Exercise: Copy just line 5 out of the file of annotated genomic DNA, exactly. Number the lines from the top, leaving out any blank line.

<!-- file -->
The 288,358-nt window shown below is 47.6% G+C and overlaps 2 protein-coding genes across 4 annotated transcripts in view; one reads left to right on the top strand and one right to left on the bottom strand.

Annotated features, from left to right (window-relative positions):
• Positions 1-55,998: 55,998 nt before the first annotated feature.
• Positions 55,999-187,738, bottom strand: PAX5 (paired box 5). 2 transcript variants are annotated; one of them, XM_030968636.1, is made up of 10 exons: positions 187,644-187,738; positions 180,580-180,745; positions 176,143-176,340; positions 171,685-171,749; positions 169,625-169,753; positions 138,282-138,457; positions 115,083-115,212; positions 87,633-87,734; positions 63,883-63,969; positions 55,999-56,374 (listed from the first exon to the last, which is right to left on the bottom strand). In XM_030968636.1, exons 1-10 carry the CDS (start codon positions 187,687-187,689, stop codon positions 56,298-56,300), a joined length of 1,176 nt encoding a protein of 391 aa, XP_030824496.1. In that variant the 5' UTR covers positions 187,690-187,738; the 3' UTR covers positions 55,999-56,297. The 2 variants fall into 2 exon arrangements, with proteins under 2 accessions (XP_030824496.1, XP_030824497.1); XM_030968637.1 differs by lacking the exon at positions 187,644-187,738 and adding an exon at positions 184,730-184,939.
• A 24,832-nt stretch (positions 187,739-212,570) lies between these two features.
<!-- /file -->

• A 24,832-nt stretch (positions 187,739-212,570) lies between these two features.